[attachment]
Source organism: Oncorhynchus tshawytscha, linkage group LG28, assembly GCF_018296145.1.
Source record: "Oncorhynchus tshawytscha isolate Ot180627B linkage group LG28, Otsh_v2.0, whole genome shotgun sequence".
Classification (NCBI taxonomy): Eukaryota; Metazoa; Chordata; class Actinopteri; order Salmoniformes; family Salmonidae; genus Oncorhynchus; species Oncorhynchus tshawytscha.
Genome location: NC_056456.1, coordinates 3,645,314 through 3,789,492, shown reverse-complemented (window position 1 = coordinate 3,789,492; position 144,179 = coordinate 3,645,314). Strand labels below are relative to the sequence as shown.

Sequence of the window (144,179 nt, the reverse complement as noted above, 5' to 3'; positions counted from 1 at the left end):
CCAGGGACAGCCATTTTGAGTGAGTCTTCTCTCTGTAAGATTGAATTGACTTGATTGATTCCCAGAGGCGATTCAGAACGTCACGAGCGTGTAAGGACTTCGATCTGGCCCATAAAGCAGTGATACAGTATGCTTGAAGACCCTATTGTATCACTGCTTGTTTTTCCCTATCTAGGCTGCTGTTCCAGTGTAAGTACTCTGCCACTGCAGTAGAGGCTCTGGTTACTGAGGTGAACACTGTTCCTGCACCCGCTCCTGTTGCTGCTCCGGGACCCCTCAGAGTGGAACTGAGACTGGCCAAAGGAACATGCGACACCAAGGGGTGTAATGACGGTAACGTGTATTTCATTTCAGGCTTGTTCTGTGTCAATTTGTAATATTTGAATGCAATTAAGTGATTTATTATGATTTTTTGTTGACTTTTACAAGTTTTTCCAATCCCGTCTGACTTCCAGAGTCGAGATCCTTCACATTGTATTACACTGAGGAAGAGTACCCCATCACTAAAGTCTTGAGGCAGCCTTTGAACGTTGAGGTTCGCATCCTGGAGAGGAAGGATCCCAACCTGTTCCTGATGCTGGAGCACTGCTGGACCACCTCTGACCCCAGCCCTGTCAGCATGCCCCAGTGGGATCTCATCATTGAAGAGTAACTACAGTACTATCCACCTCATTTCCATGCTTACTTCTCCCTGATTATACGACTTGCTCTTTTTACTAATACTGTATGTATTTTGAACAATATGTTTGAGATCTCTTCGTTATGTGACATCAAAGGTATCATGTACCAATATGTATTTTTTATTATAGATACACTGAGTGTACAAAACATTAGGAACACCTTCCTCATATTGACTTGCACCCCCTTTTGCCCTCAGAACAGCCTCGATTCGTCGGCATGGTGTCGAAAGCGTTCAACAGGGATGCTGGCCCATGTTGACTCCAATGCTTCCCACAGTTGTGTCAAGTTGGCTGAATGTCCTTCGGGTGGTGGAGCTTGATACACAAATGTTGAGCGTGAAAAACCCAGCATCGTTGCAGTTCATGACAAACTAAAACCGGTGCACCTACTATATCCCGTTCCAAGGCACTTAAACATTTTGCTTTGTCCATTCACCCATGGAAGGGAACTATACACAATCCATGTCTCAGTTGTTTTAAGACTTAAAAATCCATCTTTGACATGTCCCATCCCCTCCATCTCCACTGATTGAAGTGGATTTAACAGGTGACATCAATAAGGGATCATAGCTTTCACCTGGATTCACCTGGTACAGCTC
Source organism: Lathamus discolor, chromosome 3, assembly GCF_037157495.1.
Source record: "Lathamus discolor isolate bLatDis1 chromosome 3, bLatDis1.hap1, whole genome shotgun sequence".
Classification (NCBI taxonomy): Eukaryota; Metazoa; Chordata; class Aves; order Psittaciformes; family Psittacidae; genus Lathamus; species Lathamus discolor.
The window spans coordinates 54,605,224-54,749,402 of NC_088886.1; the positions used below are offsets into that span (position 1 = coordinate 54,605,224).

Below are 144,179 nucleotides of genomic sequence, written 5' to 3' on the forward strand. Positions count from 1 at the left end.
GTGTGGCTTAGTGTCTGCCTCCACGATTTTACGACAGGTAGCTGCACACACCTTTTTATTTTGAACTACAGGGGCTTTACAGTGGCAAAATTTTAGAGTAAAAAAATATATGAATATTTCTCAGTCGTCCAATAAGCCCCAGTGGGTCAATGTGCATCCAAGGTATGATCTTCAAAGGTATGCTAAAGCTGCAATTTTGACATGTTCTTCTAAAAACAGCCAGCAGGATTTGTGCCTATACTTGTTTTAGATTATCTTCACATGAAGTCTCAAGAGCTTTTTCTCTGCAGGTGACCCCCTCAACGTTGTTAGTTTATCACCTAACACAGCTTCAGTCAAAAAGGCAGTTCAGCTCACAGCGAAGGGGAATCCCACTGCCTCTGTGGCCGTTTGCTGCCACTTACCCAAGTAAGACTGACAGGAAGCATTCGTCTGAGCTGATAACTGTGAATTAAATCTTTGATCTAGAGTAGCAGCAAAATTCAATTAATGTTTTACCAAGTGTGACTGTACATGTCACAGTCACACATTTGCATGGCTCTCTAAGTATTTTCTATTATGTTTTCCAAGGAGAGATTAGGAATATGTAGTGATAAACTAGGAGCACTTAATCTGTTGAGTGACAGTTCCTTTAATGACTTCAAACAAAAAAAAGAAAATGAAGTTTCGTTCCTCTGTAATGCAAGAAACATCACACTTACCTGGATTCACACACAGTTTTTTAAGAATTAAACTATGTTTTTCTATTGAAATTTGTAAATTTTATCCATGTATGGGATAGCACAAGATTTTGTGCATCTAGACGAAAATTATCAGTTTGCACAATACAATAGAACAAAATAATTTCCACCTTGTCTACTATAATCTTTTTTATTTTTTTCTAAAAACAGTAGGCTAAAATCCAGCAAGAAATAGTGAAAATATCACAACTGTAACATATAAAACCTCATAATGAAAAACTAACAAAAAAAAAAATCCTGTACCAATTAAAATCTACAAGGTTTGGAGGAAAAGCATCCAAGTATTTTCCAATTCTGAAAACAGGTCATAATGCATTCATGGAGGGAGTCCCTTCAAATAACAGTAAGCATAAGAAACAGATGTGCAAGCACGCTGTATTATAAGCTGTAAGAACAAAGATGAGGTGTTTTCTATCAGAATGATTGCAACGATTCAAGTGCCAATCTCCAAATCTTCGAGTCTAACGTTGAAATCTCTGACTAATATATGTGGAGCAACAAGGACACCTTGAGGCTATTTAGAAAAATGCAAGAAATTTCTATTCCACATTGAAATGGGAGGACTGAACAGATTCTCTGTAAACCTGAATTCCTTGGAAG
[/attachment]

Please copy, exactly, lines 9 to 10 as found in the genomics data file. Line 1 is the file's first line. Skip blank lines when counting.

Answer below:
Classification (NCBI taxonomy): Eukaryota; Metazoa; Chordata; class Aves; order Psittaciformes; family Psittacidae; genus Lathamus; species Lathamus discolor.
The window spans coordinates 54,605,224-54,749,402 of NC_088886.1; the positions used below are offsets into that span (position 1 = coordinate 54,605,224).